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Second Section of I-269 Opens

There was much genuine celebration last week as local, state and federal officials opened a section of I-269 stretching from High­way 302 in Marshall County to Highway 305 in DeSoto County.

Mike Tagert, highway commissioner of the Northern District, praised the completion of this second segment which he said has been 20 years in the making.

The project was lauded, not only for its completion, but for the pristine landscape through which it courses and for the low environmental impact on the Coldwater River watershed.

“You built a road through the Coldwater basin; that’s one of the most environmentally sensitive areas in our region,” Tagert said.

A topdown construction method, the first of its kind in Mississippi, was used to cross the basin with the least environmental impact.

Tagert is in his seventh year as commissioner after winning a special election in February 2011 to replace Marshall County’s own Bill Minor, who died before finishing his term. Tagert is now in his second full term in office as highway commissioner.

“It’s my personal privilege to serve in this position,” Tagert said

“It’s days like this that you see the fruit of all the work it took to get there.”

Faye Woods of Byhalia was excited about the opening of more of the highway.

“What I’m excited about this interstate is I can hop on it and go see my grandchildren in Cordova,” she said.

State Rep. Bill Kinkade, who lives on Highway 309 North near I-269, said the opening of the interstate “is the single biggest event in our lifetime in 25 years.”

“I’ve watched it being built for six years from my door,” he said. “I’m personally connected to it because I see it every day. It will really spur economic development in our area.

“It’s a beautiful road. I rode it the first time this morning. It showcases that bottomland. It’s like the Natchez Trace. This is a big deal, not only for us, but for our country.”

Tagert, who was in on the project since groundbreaking of the first leg of I-269, came to the Highway Commission from the Tennessee Tombigbee Waterway Development Council.

He said every individual at the ribbon-cutting had contributed to the I-269 project and partnership.

“We take our roads for granted,” he said.

He called the I-269 project “One of the crown jewels in the state highway system.

“It is more meaningful from an economic impact,” he said. “It is something that means so much for our entire state and region. Marshall County is right there in the wings, waiting. DeSoto County is one of the top small markets in the entire country.”

The state highway system plays a critical role in job creation, education, and economic development.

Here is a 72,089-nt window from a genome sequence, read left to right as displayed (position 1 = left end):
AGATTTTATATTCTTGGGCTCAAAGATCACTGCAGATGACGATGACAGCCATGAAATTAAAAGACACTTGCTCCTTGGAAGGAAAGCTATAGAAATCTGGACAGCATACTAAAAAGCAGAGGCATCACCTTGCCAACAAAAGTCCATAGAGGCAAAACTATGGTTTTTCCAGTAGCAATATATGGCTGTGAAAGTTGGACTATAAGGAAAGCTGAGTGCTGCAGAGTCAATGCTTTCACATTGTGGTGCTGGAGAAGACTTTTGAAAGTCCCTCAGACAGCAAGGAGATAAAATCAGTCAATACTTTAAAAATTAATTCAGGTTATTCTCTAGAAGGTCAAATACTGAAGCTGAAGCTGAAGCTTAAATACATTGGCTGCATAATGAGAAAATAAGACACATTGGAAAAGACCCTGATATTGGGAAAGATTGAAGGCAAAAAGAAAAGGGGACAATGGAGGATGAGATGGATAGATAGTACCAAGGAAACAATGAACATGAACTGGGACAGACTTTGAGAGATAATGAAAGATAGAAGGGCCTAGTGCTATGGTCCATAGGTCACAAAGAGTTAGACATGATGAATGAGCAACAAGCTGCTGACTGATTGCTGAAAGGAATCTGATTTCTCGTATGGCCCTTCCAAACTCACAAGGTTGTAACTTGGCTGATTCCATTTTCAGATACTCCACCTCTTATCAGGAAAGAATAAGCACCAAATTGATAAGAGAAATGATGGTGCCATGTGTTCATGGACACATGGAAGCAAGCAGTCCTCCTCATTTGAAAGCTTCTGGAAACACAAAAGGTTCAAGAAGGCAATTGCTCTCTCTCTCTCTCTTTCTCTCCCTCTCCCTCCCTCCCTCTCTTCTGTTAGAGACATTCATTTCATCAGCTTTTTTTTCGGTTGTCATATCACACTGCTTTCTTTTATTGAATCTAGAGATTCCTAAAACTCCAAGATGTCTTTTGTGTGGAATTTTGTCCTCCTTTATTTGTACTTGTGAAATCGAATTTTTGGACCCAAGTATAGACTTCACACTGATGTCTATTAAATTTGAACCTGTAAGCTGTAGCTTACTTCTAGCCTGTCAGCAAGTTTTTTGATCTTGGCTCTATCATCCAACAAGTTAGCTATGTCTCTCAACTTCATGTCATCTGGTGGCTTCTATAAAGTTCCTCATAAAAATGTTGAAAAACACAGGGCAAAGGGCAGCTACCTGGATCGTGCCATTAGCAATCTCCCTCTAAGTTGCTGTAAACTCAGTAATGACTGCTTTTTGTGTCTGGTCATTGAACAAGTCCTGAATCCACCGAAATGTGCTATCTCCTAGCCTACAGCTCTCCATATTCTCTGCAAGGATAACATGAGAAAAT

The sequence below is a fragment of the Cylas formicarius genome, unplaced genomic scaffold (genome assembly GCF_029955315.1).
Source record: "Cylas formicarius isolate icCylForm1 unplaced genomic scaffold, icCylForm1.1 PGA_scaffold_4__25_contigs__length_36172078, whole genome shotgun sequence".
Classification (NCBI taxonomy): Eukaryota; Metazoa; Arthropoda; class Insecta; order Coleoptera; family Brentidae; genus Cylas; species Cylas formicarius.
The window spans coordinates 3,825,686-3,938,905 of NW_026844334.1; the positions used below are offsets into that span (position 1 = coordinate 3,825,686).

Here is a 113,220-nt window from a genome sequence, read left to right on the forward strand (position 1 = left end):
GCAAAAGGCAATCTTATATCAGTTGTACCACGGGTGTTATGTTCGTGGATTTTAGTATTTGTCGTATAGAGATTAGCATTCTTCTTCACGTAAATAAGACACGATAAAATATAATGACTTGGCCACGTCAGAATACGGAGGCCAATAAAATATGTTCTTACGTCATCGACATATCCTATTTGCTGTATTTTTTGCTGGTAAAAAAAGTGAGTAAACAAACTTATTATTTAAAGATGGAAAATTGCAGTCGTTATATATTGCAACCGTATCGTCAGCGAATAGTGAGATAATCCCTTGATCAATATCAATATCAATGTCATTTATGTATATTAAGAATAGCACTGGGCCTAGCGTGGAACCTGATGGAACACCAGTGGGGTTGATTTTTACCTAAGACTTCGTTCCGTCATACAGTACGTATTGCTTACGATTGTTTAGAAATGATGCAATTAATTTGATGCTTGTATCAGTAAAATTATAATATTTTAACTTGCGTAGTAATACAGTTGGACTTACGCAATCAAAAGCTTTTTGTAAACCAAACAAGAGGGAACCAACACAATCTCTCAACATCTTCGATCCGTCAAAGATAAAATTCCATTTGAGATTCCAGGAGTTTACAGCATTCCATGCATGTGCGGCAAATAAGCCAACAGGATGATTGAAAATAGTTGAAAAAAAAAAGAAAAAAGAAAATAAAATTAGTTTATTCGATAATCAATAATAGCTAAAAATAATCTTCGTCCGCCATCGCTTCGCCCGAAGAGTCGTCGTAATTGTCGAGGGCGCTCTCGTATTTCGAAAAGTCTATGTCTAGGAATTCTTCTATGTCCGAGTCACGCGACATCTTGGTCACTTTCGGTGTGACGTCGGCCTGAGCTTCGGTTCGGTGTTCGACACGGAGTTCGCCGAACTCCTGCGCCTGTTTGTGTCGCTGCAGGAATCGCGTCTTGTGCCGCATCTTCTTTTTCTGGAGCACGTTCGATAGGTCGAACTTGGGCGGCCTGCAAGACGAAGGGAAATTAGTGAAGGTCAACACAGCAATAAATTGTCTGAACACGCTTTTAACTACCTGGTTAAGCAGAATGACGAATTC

“We’re sitting here with a victory in front of us,” Tagert said. “It is part of the larger vision to connect Canada, the United States and Mexico – a multigenerational project of international importance. It runs right through the heart of the Delta.

“There are very few counties in our country that get to celebrate an accomplishment like this. One of these days we will look back and say, I was here when they did that.”

“Hallelujah!” cried retired state representative Tommy Woods.

He said MDOT was born at the old Sun-N-Sand in Jackson at a breakfast with Rep. John Pennebaker. The two realized they needed a department of transportation, he said.

Woods, from Byhalia, served 25 years in the House and on the transportation committee.

Andy Hughes, administrator of the Federal Aid Highway Program, who was the principal representative of the federal highway program for Mississippi, discussed the importance of the I-69 project, a 2,730-mile corridor and the main issues at the time.

The main controversy was do you go through Memphis or around Memphis, he said, “quite controversial.”

Melinda McGrath, executive director of MDOT, summarized the construction project, saying Mississippi has to take the long view and look out about 25 years or more when thinking about transportation needs, even though revenues at the moment may look dismal.

“If you are not forward looking, you will get left out,” she said.

New construction must include new technology. Cars and trucks will soon be autonomous. Autonomous trucks are already coming through Mississippi, she said. They are trucks or cars that do not have a human driver.

It takes engineers years to make a highway plan, she said. Many agencies are involved, including the Environmental Protection Agen­cy, Wildlife and Fisheries, Forestry as well as other departments.

It takes the Legislature to have the vision and to set laws, she said. Then the environmental process begins, followed by highway design.

“The Legislature expects us to be accountable,” McGrath said. “Plans are made available through proper funding.”

She said the new highway will begin to wear as soon as vehicles start rolling down the road.

In 10 years, it will need a new surface because of the wear.

“I believe we will look back in five years and will see how much development and change have taken place,” she said.

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